On October 6, we lost one of the most influential guitarists in rock history: Eddie Van Halen. He was 65 and his cause of death was due to lung cancer.
Eddie was classically trained to be a classical piano player with his brother Alex Van Halen. Against their parent’s expectations, Eddie and Alex preferred rock. It was Alex who played guitar at first with Eddie on the drums. However, after hearing Alex’s drum solo from the Surfaris’ song “Wipe Out,” Eddie decided that Alex have the drums with Eddie learning how to play the electric guitar.
In 1972, Alex and Eddie formed the band Genesis with Alex on drums, Eddie on guitar/singer, and Mark Stone on bass. A man called David Lee Roth rented to them a sound system. Instead of paying rent (and save money), the band hired Roth as lead vocals. Bassist Stone was replaced by Michael Anthony in 1974 after an all-night jam.
By this time, the band had to change their name since Genesis was used already; at first, the band used the name Mammoth but Roth suggested using Van Halen instead as it sounded like power. After working in the mid-70s and making a name for themselves in Los Angeles, Van Halen attracted Warner Bros. Records and started recording their debut album Van Halen in 1977. The album was released in February 1978.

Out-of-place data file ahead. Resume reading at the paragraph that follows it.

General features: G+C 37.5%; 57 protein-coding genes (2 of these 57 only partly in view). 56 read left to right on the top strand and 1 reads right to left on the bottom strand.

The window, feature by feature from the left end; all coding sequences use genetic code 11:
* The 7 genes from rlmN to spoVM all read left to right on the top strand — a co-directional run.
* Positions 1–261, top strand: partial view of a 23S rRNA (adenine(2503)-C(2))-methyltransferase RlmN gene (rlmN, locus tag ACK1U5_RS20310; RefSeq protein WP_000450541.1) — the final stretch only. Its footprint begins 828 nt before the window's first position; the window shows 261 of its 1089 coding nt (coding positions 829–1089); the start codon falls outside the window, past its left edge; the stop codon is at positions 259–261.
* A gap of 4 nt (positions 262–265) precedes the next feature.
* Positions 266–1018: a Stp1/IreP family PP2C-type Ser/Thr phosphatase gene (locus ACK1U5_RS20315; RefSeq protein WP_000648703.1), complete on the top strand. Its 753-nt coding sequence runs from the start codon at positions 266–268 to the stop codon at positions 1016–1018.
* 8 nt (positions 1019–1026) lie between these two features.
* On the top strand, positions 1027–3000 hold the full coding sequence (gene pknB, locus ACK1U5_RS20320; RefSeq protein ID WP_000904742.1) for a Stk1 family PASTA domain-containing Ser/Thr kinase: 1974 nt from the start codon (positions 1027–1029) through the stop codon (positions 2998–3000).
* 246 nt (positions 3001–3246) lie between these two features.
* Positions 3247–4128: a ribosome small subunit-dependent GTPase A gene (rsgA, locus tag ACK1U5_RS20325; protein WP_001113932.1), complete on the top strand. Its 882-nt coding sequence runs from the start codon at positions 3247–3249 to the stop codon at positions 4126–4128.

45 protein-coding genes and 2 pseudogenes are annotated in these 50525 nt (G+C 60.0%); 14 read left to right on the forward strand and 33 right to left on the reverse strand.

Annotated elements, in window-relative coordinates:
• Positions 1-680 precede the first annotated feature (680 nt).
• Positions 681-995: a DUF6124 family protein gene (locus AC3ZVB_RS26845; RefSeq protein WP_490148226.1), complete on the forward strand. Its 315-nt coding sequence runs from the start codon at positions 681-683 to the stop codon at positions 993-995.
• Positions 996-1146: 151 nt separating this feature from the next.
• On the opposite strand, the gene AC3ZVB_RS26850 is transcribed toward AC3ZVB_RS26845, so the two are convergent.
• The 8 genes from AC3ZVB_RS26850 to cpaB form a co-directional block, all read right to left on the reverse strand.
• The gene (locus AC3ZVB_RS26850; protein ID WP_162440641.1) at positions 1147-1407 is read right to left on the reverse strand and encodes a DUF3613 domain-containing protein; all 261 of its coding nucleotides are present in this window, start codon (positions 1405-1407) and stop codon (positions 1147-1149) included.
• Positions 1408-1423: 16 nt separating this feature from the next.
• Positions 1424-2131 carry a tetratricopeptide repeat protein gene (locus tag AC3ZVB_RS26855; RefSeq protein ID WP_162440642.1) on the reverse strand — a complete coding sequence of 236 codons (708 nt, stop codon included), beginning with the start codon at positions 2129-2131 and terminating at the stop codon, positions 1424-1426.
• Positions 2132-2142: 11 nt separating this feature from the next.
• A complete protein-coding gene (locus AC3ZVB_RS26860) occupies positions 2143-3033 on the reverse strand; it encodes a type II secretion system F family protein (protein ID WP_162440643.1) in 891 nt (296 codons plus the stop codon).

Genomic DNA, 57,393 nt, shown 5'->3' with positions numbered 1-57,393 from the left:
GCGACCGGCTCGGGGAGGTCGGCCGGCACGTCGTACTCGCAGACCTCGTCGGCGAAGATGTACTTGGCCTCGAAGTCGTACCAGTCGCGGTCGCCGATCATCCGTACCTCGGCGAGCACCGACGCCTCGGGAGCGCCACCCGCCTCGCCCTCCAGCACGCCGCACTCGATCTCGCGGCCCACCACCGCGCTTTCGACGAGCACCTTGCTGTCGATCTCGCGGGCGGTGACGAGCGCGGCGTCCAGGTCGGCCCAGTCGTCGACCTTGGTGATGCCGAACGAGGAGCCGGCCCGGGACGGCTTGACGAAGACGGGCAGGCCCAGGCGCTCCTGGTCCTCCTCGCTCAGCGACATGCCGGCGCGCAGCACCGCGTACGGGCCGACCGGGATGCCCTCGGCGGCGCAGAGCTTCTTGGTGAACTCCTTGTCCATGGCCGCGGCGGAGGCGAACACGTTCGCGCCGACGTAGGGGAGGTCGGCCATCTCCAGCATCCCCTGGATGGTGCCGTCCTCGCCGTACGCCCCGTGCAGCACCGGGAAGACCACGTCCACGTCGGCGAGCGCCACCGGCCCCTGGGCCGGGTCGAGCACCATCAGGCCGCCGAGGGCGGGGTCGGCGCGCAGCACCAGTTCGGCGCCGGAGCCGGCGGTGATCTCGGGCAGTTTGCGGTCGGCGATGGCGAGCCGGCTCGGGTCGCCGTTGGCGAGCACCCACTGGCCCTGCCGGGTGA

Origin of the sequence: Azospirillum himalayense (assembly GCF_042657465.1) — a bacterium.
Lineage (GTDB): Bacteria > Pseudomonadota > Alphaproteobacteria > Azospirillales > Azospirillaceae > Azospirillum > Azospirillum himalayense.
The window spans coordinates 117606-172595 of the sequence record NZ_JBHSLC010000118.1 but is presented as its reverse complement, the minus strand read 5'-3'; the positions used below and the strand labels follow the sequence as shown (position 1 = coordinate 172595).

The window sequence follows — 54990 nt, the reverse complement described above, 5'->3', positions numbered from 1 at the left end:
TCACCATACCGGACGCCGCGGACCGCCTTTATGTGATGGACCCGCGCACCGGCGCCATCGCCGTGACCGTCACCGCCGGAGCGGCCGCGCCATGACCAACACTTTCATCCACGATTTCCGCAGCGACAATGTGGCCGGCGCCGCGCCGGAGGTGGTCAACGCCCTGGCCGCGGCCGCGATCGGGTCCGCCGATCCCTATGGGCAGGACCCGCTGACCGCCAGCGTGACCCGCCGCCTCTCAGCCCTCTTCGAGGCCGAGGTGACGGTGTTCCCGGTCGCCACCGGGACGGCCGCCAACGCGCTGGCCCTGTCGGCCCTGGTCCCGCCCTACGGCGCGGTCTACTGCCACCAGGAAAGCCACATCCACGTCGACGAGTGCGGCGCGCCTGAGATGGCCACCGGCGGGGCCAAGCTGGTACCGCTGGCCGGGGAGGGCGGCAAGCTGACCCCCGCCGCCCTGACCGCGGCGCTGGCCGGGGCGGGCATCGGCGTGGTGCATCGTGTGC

The rest is history. Van Halen became one of the most influential rock bands of all time. Eddie popularized the tapping technique of playing guitar solos. At first, he hid this from the public’s eyes during concerts in fear of someone stealing his technique. However, tapping was used over one hundred years ago; Paganini used this as well. After some time though, Eddie decided to let his “secret” out.
Eddie also saved lots of money by making his own guitars instead of buying them. His masterpiece was the Frankenstrat, a guitar made from other guitar parts. He then made several variants that became famous in their own right.
Eddie’s legacy can still be heard today, as tapping is now common today. However, no one can replicate the fingers of one Eddie Van Halen.